I’m about to buy something from a vendor (in a store with a smart card or online). At the last minute, Web4 jumps in and asks if I want it cheaper, or if I want it from a vendor with a better reputation. Not based on some gamed system, but based on what a small trusted circle believes.
My PDA knows I’m going to a convention. Based on my email logs, it recommends who I ought to see while I’m there–because my friends have opted in to our network and we’re in sync.
I can fly to the CES for half price, because Web4 finds enough of us that we can charter a flight.
I don’t have to wait for Rickie Lee Jones to come to town. Sonos knows who the Rickie Lee fans are, and makes it easy for us to get together and initiate a concert… we book her, no scalpers necessary.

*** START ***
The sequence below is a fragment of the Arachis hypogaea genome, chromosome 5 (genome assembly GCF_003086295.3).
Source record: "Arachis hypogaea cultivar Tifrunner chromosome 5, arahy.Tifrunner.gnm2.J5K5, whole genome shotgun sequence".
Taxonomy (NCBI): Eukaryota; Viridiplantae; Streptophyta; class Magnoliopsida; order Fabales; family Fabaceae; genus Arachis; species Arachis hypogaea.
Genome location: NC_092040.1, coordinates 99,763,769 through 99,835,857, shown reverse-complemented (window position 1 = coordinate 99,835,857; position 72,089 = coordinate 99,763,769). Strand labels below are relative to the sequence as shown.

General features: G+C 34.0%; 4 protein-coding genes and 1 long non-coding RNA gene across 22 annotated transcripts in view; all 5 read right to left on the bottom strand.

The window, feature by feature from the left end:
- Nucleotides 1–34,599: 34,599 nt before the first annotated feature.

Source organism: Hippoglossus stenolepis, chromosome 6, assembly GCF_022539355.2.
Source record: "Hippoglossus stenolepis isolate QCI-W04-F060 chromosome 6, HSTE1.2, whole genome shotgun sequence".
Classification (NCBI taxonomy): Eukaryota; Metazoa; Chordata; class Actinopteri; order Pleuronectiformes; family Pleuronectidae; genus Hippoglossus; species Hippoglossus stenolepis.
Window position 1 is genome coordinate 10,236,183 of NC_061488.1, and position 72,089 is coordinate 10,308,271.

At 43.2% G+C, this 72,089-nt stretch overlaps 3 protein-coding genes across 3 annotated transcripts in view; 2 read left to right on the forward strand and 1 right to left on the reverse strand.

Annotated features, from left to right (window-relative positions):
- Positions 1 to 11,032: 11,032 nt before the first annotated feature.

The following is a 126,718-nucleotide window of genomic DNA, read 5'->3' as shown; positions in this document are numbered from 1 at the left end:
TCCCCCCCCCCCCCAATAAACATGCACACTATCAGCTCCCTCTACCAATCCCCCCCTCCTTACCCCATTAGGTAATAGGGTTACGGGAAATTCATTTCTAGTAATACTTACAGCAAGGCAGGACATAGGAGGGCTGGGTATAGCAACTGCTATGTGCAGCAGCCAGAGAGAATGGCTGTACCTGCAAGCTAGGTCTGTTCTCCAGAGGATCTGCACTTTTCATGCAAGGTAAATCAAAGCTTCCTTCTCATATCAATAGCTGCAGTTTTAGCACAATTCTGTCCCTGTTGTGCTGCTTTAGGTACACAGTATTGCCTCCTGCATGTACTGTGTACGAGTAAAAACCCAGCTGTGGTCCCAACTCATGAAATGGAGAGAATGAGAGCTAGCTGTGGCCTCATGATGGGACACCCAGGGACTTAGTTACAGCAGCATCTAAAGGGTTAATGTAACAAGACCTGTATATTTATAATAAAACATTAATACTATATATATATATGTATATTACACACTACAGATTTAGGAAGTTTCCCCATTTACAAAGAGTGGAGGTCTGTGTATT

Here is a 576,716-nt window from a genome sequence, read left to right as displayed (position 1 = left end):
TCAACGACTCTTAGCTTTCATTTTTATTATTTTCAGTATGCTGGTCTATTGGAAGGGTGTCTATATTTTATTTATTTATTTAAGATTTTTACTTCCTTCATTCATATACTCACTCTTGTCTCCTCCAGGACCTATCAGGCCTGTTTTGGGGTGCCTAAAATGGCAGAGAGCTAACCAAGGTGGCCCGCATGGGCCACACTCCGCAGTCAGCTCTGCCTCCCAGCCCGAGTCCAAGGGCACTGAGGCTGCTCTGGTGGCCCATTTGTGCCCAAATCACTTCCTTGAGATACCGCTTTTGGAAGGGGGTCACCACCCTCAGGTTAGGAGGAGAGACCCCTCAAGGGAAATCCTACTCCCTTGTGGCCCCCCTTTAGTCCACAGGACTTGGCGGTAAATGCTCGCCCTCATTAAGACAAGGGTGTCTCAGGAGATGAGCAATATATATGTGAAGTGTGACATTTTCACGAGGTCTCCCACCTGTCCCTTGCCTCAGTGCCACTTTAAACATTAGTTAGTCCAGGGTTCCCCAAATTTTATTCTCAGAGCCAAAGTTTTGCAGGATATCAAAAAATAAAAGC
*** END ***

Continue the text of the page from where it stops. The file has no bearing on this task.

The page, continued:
I don’t get company spam any more (“fill out your TPS reports”) because whenever anyone in my group of extended colleagues highlights a piece of corporate spam, it’s gone for all of us. But wait, it’s also smart enough that when a recipient highlights a mail as worth reading, it goes to the top of my queue. If, over time, the system senses (from how long I read the mail, or that I delete it, or that I don’t take action) that the guy’s recommendations are lame, he loses cred.